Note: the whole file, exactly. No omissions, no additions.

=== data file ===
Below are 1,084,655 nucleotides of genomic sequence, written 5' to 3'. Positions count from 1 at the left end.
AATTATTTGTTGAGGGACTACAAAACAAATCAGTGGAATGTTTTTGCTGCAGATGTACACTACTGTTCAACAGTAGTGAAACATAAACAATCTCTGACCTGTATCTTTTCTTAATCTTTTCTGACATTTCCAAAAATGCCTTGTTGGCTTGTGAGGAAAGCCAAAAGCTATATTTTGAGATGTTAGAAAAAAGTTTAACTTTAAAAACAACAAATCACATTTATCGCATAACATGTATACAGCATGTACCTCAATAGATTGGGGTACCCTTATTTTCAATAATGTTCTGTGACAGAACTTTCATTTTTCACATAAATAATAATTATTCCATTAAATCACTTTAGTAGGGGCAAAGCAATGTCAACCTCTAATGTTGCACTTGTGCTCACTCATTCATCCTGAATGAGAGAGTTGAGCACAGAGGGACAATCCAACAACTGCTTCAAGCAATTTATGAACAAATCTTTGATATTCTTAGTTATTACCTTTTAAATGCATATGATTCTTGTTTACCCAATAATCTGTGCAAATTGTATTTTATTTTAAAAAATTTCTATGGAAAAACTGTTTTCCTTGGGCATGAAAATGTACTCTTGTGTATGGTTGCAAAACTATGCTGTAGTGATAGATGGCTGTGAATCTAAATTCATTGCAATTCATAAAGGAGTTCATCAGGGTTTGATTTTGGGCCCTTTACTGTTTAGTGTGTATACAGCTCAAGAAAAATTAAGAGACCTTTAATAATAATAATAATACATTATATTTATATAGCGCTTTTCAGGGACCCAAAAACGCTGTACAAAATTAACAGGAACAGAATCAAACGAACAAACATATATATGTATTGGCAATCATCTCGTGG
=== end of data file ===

Below are 1,084,655 nucleotides of genomic sequence, written 5' to 3'. Positions count from 1 at the left end.
AATTATTTGTTGAGGGACTACAAAACAAATCAGTGGAATGTTTTTGCTGCAGATGTACACTACTGTTCAACAGTAGTGAAACATAAACAATCTCTGACCTGTATCTTTTCTTAATCTTTTCTGACATTTCCAAAAATGCCTTGTTGGCTTGTGAGGAAAGCCAAAAGCTATATTTTGAGATGTTAGAAAAAAGTTTAACTTTAAAAACAACAAATCACATTTATCGCATAACATGTATACAGCATGTACCTCAATAGATTGGGGTACCCTTATTTTCAATAATGTTCTGTGACAGAACTTTCATTTTTCACATAAATAATAATTATTCCATTAAATCACTTTAGTAGGGGCAAAGCAATGTCAACCTCTAATGTTGCACTTGTGCTCACTCATTCATCCTGAATGAGAGAGTTGAGCACAGAGGGACAATCCAACAACTGCTTCAAGCAATTTATGAACAAATCTTTGATATTCTTAGTTATTACCTTTTAAATGCATATGATTCTTGTTTACCCAATAATCTGTGCAAATTGTATTTTATTTTAAAAAATTTCTATGGAAAAACTGTTTTCCTTGGGCATGAAAATGTACTCTTGTGTATGGTTGCAAAACTATGCTGTAGTGATAGATGGCTGTGAATCTAAATTCATTGCAATTCATAAAGGAGTTCATCAGGGTTTGATTTTGGGCCCTTTACTGTTTAGTGTGTATACAGCTCAAGAAAAATTAAGAGACCTTTAATAATAATAATAATACATTATATTTATATAGCGCTTTTCAGGGACCCAAAAACGCTGTACAAAATTAACAGGAACAGAATCAAACGAACAAACATATATATGTATTGGCAATCATCTCGTGG